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The new nasty is plastered on T-shirts all around San Antonio, though the description hardly fits. There's probably not a more cerebral or mild-mannered team in the NBA than the Spurs, who are making basketball look so easy that sometimes their coach has to remind them a good street fight might not be so bad.
Gregg Popovich gave them a rallying cry in Game 1 against Oklahoma City with an "I want nasty" exhortation that went viral before the game was even over. He was at it again in Game 2, though his team seemed to already have matters in hand.
"It's a big boy game," he yelled at his charges during one timeout Tuesday night.
So far, the Spurs have been the biggest boys around, owners of an NBA record 20 straight wins bridging the regular season and playoffs. They haven't lost since April 11, and are a perfect 10-0 after sweeping the Jazz and Clippers and taking the first two against the Thunder.
Six more and we begin talking about the Spurs as one of the greatest teams ever. Which is nice, because before playoffs began hardly anyone was talking about them at all.
They play in San Antonio, an NBA backwater if there ever was one. Great town, nice riverwalk, but mostly an afterthought even in the state of Texas. Writers from big cities travel there only when necessary, like every other year or so when it seems like the Spurs are on a run toward another NBA title.
They've won four of them in the last 13 years, but the last was in 2007 and the perception was that this was a team whose time had passed. Hardly helped that the most interesting things about Tony Parker are published in the tabloids, and that Tim Duncan is about as bland as he is good.
Sure, Popovich won another coach of the year award and the Spurs got on a roll at the end of the season. But when the Big Three came up for discussion it was about the players holding court in Miami, not the trio that has the Spurs deep into a record-breaking playoff run.
Well, who do ya like now? LeBron and company, or the Big Three that has actually won together before and plays the kind of unselfish, fundamental basketball thought to no longer exist in the NBA?
I'll take the Spurs, if only because I can't get enough of Pops.
He's already among the elite as one of only five coaches with four or more NBA titles, joining the likes of Phil Jackson and Red Auerbach in that group. A fifth crown with the same team, and he'll be starting to inch into Zen Master territory as one of the great coaches ever.
He asked his team for some nasty, and they gave it to him in Game 1, sparking the Spurs to a comeback win. But it's been a constant refrain since early in the season, when Popovich intimated that this was one of the worst defensive teams he's ever coached.
After the Spurs held James Harden in check during the first game, Popovich said it all came down to fundamentals and effort.
"We didn't come up with any newfangled defensive miracle or anything like that," he said.
He's a coach who has been around long enough to know that he might find perfection in the wine he loves and produces before he finds it on the basketball court. He's also been around long enough to know he's a rare coach with the luxury of having talented players, from David Robinson on, who have known how to hold their egos in check.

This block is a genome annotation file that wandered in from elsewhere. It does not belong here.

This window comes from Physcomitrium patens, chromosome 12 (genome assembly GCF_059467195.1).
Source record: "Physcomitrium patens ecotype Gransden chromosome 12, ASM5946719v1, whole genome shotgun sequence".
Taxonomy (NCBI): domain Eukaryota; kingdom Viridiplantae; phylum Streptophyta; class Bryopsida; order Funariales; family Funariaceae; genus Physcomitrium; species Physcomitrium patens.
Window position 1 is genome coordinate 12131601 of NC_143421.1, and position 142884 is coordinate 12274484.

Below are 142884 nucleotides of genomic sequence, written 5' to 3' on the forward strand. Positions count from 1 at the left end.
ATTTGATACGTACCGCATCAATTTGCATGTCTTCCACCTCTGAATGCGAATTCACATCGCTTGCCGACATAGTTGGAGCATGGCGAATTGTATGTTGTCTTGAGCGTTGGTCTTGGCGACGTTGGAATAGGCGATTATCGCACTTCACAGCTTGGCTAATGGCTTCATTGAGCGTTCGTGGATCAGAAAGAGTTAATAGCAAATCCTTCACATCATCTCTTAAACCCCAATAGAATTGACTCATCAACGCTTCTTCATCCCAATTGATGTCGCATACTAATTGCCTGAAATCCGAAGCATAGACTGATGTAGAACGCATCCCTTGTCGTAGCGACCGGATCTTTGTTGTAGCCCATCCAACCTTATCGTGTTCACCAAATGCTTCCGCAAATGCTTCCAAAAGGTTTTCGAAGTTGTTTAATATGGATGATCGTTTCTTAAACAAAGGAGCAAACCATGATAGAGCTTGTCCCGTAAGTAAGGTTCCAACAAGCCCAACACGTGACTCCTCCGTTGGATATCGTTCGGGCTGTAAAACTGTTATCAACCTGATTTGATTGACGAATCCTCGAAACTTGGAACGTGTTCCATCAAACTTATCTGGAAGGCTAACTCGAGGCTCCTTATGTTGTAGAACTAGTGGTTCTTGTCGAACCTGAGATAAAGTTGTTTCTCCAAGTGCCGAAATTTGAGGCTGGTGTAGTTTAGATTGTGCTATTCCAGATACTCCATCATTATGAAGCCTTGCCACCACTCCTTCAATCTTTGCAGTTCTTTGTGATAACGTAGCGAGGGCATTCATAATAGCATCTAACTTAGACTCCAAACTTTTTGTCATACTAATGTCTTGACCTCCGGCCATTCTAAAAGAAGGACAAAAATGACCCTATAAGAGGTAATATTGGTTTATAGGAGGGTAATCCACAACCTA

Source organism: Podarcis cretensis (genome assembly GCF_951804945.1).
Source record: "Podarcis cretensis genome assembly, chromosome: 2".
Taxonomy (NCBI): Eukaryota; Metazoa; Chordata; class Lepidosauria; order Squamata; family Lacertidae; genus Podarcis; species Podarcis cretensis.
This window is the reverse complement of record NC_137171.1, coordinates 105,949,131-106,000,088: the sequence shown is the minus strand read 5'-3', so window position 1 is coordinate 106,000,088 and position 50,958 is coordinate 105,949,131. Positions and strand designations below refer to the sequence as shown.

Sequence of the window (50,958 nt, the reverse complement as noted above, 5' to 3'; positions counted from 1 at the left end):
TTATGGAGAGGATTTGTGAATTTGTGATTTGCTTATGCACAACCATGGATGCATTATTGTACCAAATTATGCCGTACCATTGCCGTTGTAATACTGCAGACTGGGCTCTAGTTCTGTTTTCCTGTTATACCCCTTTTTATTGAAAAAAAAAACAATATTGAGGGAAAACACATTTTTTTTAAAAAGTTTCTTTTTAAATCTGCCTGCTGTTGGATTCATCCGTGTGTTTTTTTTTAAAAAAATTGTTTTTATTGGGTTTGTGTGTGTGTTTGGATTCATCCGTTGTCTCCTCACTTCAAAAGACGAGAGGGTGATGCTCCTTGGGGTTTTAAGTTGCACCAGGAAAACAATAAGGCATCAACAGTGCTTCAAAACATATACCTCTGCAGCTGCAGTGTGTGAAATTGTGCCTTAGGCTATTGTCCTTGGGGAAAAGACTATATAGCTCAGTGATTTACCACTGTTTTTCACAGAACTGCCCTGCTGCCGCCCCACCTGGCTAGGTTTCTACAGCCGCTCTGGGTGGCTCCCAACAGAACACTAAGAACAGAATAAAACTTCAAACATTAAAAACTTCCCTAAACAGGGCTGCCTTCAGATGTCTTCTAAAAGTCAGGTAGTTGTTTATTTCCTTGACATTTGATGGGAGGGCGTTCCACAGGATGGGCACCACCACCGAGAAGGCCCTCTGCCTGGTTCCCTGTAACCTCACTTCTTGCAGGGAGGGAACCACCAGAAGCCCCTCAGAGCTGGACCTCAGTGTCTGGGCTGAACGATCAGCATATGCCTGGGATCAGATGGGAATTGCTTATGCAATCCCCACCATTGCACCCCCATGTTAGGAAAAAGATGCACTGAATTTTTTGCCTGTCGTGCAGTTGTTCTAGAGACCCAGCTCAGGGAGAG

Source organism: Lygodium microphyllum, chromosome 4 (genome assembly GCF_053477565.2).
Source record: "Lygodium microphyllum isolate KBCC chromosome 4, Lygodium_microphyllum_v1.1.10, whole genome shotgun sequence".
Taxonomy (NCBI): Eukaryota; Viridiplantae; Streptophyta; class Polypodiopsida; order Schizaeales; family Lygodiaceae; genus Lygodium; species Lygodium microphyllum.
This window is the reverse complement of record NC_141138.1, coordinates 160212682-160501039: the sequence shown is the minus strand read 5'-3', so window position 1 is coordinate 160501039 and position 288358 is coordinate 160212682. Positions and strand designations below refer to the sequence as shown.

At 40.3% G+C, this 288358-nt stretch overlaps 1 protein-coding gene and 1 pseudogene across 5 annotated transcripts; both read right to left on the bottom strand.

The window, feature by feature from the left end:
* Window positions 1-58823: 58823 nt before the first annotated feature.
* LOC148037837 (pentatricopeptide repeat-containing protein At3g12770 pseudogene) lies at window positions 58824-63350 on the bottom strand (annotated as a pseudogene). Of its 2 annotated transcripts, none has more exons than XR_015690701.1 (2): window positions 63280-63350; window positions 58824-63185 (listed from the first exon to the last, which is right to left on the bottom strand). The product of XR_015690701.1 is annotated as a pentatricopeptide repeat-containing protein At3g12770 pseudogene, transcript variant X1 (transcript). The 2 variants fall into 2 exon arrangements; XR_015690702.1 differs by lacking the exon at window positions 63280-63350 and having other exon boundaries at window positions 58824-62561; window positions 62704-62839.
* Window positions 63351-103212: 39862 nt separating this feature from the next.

"I'm very fortunate in that I didn't have to deal with star egos. I dealt with grown-ups. Guys with character and prioritization already set in their lives and their values," Popovich said before Game 2. "So when Timmy (Duncan) came along, he understand his talent and made it very easy for Tim to start to become the go-to guy. As Timmy got older, he understood the value of Manu (Ginobili) and Tony (Parker) and was able to share that spotlight with him. So I never had a talk, I never had a discussion, a meeting, or anything with any of those guys about that."
Not that the former Air Force officer is averse to having conversations with his players. He's anything but, especially during a game when poor shot selection is a crime that ranks just beneath lax defense.
"When you have Coach Pop screaming at you every day, it will make you pass the ball. He is always big on you have to find a better shot," Parker said. "Always trying to find the better shot, the better shot all season long, extra pass. We have guys who can penetrate and find open guys, so we like to play for each other. We like to play like that. It's not just one guy on our team. it can come from everywhere."
So far it has, though Parker, Duncan and Ginobili are the core around which everything else is built. That doesn't mean they don't get screamed at, too, because Popovich is an equal opportunity screamer.
He couldn't even remember telling his team to get nasty in Game 1. Shortly after, though, Duncan took a charge, the guards began getting stops, and the Spurs were suddenly in control.
Going into Thursday night's game in Oklahoma, the Spurs are streaking toward history. They've got a chance to run the table, something even some of the great Lakers or Bulls teams were never able to do.
They're playing big boy basketball when it matters most.
Tim Dahlberg is a national sports columnist for The Associated Press. Write to him at tdahlberg(at)ap.org or http:/twitter.com/timdahlberg